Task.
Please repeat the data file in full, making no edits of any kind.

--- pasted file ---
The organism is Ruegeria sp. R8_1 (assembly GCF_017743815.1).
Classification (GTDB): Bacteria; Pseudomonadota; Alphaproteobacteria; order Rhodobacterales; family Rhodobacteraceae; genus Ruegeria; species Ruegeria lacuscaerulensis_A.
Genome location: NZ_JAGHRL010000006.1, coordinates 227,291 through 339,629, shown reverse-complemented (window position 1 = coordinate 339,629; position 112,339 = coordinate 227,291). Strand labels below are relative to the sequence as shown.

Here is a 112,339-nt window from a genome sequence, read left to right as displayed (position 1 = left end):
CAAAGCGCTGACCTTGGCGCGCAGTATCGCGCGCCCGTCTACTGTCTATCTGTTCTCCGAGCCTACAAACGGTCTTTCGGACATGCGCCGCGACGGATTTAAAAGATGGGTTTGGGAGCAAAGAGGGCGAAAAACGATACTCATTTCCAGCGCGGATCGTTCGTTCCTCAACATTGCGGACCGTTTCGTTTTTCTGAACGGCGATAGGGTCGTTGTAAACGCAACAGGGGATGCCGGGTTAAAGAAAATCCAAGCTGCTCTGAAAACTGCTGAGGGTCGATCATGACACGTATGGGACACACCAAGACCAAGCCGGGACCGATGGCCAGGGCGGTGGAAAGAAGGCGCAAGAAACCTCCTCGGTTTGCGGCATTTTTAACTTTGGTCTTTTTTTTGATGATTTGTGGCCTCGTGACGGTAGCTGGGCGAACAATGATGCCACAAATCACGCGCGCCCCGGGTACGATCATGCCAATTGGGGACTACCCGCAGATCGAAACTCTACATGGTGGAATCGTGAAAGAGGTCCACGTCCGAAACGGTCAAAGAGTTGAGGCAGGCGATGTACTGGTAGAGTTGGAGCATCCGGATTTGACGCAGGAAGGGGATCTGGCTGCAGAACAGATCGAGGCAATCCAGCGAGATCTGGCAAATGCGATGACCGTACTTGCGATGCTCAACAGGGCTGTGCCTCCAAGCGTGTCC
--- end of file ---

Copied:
The organism is Ruegeria sp. R8_1 (assembly GCF_017743815.1).
Classification (GTDB): Bacteria; Pseudomonadota; Alphaproteobacteria; order Rhodobacterales; family Rhodobacteraceae; genus Ruegeria; species Ruegeria lacuscaerulensis_A.
Genome location: NZ_JAGHRL010000006.1, coordinates 227,291 through 339,629, shown reverse-complemented (window position 1 = coordinate 339,629; position 112,339 = coordinate 227,291). Strand labels below are relative to the sequence as shown.

Here is a 112,339-nt window from a genome sequence, read left to right as displayed (position 1 = left end):
CAAAGCGCTGACCTTGGCGCGCAGTATCGCGCGCCCGTCTACTGTCTATCTGTTCTCCGAGCCTACAAACGGTCTTTCGGACATGCGCCGCGACGGATTTAAAAGATGGGTTTGGGAGCAAAGAGGGCGAAAAACGATACTCATTTCCAGCGCGGATCGTTCGTTCCTCAACATTGCGGACCGTTTCGTTTTTCTGAACGGCGATAGGGTCGTTGTAAACGCAACAGGGGATGCCGGGTTAAAGAAAATCCAAGCTGCTCTGAAAACTGCTGAGGGTCGATCATGACACGTATGGGACACACCAAGACCAAGCCGGGACCGATGGCCAGGGCGGTGGAAAGAAGGCGCAAGAAACCTCCTCGGTTTGCGGCATTTTTAACTTTGGTCTTTTTTTTGATGATTTGTGGCCTCGTGACGGTAGCTGGGCGAACAATGATGCCACAAATCACGCGCGCCCCGGGTACGATCATGCCAATTGGGGACTACCCGCAGATCGAAACTCTACATGGTGGAATCGTGAAAGAGGTCCACGTCCGAAACGGTCAAAGAGTTGAGGCAGGCGATGTACTGGTAGAGTTGGAGCATCCGGATTTGACGCAGGAAGGGGATCTGGCTGCAGAACAGATCGAGGCAATCCAGCGAGATCTGGCAAATGCGATGACCGTACTTGCGATGCTCAACAGGGCTGTGCCTCCAAGCGTGTCC